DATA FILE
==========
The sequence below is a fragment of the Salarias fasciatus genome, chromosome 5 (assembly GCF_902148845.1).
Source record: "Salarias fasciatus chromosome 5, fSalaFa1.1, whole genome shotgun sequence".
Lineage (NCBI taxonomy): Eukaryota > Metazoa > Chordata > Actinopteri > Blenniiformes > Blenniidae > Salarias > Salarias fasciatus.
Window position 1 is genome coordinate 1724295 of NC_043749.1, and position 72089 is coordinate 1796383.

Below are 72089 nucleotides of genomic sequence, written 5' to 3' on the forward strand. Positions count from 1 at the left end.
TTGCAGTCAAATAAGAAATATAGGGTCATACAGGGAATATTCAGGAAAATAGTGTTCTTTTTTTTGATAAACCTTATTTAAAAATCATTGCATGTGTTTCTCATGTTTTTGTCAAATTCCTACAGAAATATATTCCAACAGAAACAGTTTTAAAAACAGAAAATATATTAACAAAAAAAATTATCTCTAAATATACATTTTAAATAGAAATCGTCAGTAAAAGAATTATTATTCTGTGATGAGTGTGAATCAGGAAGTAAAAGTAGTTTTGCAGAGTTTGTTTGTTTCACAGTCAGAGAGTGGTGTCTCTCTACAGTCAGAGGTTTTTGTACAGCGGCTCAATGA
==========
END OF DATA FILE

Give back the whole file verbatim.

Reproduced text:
The sequence below is a fragment of the Salarias fasciatus genome, chromosome 5 (assembly GCF_902148845.1).
Source record: "Salarias fasciatus chromosome 5, fSalaFa1.1, whole genome shotgun sequence".
Lineage (NCBI taxonomy): Eukaryota > Metazoa > Chordata > Actinopteri > Blenniiformes > Blenniidae > Salarias > Salarias fasciatus.
Window position 1 is genome coordinate 1724295 of NC_043749.1, and position 72089 is coordinate 1796383.

Below are 72089 nucleotides of genomic sequence, written 5' to 3' on the forward strand. Positions count from 1 at the left end.
TTGCAGTCAAATAAGAAATATAGGGTCATACAGGGAATATTCAGGAAAATAGTGTTCTTTTTTTTGATAAACCTTATTTAAAAATCATTGCATGTGTTTCTCATGTTTTTGTCAAATTCCTACAGAAATATATTCCAACAGAAACAGTTTTAAAAACAGAAAATATATTAACAAAAAAAATTATCTCTAAATATACATTTTAAATAGAAATCGTCAGTAAAAGAATTATTATTCTGTGATGAGTGTGAATCAGGAAGTAAAAGTAGTTTTGCAGAGTTTGTTTGTTTCACAGTCAGAGAGTGGTGTCTCTCTACAGTCAGAGGTTTTTGTACAGCGGCTCAATGA